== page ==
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Challenging Tradition in a Traditional Society #1

There are some traditions that are worth upholding, but many have collected thick layers of dust so opaque that we can no longer see what was once beneath them. We mistake the dust for the essence, incessantly complaining about a'raf and wajibat, the rights and wrongs of our forefathers...but we play along to avoid ridicule and choose the chains of cowardice, prejudice, and misconception. Ignorance.

I am not saying that all traditions are outdated and useless-far from it, in our Arab culture are jewels and treasures, and I am the first to call for preserving them. But let us stop for a moment and consider what we are heeding, rather than following blindly like grazing sheep.
Sheep and goats: I am reminded of kindergarden and a song we learnt in school. The teacher would walk around the classroom singing: Ya Ganamati. And we'd respond: Ma Ma. ...Ghannou waraya : Ma Ma..and so on and so forth. Very endearing, but also very telling. We grow up, Ma Ma-ing until we reach the grave.

I walk in to funeral to find a herd of women sitting around my aunt's living room. Her husband has just died. As I walk through the door, I feel all eyes turn towards me. They look me up and down. I do not take it personally, this is the norm. Each of us is measured up: Is she wearing the right thing, is she smiling too much, is she sad enough?. I look around and see nothing but bodies, they all look the same. Some are showing hair but most are veiled. I'm instructed by my mother to greet my aunts and cousins. Ma Ma. . As I pilgrim around the room, I am stopped by women I know and others I have no memory of. Shoo, inseeteena? A kiss on each cheek, at times one kiss, then one two three...there's a rhythm to the kissing ritual, but unable to figure it out, I surrender my face. May he rest in peace, I tell those concerned. I am served dates and weak coffee, and seat myself in a chair.
Some women have rosaries in their hands, others are gossiping about the women in the room, whispering this or that. As for the bereaved, they greet and serve the guests who flow in without mercy. This will go on for three days!

I sit in thought:

When I die, I do not want to burden those I love, I do not want to cost them money beyond their means to attend to the demands of society. I would want them to hold a party and raise their glasses in my memory, remember the funny things I did and even laugh.

If a person I love dies, the last thing I would want is loads of people crowding my house. I would not want to surrounded by people who feel obliged to fulfill their duty and who probably could care less about my pain. I would not want to serve anyone coffee or answer questions about where to find the bathroom. I would not want to be clearing empty plates and making sure there's lunch to feed the mass.

If someone I love dies, I would leave the guests and run away, returning only when no one is left. But what would they say about me? Do I care?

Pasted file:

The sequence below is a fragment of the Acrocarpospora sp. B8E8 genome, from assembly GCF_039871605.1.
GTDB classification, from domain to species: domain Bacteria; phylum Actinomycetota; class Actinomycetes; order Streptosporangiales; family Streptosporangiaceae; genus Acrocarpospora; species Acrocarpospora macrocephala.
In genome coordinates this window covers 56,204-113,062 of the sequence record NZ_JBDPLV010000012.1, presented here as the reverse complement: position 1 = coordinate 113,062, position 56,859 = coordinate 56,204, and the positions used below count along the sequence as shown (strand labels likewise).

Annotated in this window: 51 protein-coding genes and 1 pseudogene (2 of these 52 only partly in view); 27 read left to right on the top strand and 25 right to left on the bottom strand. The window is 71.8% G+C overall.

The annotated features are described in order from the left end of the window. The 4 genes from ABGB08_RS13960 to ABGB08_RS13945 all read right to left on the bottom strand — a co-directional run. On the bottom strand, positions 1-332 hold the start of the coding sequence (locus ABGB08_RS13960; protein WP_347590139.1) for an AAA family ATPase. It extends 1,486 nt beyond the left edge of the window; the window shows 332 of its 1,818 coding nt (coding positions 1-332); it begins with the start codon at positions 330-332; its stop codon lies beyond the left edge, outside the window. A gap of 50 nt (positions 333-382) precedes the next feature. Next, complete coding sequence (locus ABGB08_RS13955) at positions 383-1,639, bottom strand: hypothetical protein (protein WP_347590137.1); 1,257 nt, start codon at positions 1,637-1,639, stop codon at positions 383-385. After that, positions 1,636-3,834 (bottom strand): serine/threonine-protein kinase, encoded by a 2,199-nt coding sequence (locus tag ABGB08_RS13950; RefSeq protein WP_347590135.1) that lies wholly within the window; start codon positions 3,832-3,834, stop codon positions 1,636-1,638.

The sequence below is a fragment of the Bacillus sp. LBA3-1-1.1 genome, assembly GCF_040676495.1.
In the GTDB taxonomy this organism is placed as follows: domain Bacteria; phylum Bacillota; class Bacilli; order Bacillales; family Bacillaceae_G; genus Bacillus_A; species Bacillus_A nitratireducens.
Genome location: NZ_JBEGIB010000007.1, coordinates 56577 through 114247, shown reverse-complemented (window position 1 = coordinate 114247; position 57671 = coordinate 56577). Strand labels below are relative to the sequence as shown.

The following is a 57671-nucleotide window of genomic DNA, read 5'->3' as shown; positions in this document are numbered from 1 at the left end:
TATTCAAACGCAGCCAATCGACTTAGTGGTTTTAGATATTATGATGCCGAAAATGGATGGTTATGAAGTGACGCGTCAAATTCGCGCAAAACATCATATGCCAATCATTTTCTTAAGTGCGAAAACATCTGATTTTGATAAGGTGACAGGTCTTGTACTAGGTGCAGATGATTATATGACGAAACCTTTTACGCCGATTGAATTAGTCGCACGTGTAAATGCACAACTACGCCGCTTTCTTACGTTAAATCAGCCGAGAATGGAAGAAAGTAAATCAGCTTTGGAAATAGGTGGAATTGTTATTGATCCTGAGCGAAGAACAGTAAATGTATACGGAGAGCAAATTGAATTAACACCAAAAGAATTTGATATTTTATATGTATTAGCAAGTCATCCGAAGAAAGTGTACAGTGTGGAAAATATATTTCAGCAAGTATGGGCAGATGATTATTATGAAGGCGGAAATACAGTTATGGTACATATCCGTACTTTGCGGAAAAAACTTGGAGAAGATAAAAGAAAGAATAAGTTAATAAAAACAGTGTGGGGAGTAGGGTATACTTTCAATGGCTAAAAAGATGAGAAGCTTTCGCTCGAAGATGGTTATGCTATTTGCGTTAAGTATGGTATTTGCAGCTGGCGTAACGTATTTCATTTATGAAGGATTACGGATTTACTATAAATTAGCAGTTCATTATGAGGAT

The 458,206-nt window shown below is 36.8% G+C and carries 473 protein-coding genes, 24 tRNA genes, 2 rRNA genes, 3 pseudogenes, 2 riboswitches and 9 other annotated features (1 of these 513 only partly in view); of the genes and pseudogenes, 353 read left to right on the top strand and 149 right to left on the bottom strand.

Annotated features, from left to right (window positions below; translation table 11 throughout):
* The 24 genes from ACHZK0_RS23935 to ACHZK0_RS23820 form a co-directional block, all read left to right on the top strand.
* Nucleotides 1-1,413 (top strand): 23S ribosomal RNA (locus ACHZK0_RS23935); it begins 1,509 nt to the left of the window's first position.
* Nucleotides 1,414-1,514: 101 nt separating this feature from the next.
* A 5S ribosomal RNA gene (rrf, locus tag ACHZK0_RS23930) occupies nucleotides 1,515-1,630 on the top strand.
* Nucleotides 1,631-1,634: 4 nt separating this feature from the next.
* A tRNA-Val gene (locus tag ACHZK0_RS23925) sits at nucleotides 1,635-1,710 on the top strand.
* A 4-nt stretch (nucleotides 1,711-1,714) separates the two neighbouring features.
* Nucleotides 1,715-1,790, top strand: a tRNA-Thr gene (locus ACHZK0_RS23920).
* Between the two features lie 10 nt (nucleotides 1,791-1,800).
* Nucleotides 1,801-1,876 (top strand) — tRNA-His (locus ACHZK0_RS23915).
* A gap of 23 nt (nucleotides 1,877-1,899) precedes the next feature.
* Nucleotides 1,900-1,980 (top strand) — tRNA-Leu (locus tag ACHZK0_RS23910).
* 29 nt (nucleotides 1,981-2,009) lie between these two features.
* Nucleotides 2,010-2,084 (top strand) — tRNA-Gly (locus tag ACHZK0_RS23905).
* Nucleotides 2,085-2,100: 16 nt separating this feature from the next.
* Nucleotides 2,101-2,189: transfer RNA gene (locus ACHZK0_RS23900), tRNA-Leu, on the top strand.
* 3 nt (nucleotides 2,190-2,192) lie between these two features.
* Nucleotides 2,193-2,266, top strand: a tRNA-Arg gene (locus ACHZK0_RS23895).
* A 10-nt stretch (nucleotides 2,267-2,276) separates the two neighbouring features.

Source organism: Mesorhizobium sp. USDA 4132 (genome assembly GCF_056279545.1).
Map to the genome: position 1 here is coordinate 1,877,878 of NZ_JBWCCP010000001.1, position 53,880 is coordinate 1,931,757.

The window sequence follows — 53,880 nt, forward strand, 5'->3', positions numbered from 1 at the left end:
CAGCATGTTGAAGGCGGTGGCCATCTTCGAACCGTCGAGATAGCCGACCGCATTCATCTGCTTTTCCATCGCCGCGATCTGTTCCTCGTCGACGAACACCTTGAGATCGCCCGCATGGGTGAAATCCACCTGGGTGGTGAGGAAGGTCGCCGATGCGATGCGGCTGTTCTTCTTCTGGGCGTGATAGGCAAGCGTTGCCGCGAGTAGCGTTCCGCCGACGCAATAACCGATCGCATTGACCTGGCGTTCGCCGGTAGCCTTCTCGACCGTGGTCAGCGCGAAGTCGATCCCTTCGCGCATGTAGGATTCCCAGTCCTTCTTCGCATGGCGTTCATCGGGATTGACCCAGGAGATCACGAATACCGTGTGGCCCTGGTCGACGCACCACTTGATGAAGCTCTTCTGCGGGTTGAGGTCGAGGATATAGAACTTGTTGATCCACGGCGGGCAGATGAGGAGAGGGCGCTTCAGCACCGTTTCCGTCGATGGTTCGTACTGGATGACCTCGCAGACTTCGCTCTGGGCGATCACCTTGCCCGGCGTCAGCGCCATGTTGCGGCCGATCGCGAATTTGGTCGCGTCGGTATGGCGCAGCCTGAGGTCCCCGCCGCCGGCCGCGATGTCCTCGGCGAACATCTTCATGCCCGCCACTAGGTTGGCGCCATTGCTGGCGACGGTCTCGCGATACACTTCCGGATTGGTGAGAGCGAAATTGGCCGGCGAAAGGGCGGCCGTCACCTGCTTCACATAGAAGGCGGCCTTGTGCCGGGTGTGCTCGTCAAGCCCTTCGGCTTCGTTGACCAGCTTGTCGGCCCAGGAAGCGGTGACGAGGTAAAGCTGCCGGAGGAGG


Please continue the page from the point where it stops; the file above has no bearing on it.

If a person I love dies, I would not want to dress up in name brands or get my hair done (which has become customary amongst the 'velvet society'. I hear there's even a special 'funeral hairstyle' nowadays). I would not want to brush my teeth or even bathe...

If some I love dies, I would want to be left in silence, to be with the people closest to me. I would want to be around those with whom I could cry and who would make me laugh. We could look at photos of the one who has just passed, and remember the beautiful days we had. Perhaps we would sit in silence, and maybe even watch a movie.....

But maybe it's just me...maybe there's something in this charade that I'm not getting.

I leave the funeral and return to my home. I tell my father about my day. He says that when he dies, he does not want a funeral, just a burial and that's that. I pray for his long life and say, for this and more, I love you dad.

L;- in Jordan


sa said…
Lana, when you die, I will come to your funeral and pray for God's mercy upon you just as I would hope you would do for me if I die. (without the name brands)

We go through these charades (the tea and coffee) so that we all remain connected in life and in death. When a new baby is born, it is tradition to go to the home and bariklhom. To share in their joy. When a person dies, it is wajb to go their home and share in their sadness and pray for the mar7oum. It is what keeps the hearts connected and alive. They are small gestures but they are small indications that you or your late loved one is not forgotten.

Because to be alone, truly alone in the world is the worst torture for a human. To be loved and cared for is the sweetest of feelings. We need love and affection and others to survive this dunya. So when your loved one dies, I will come (If I'm in region, of course) and offer my condolences and share in your sadness--just so you know that you are loved.

SA in SJ

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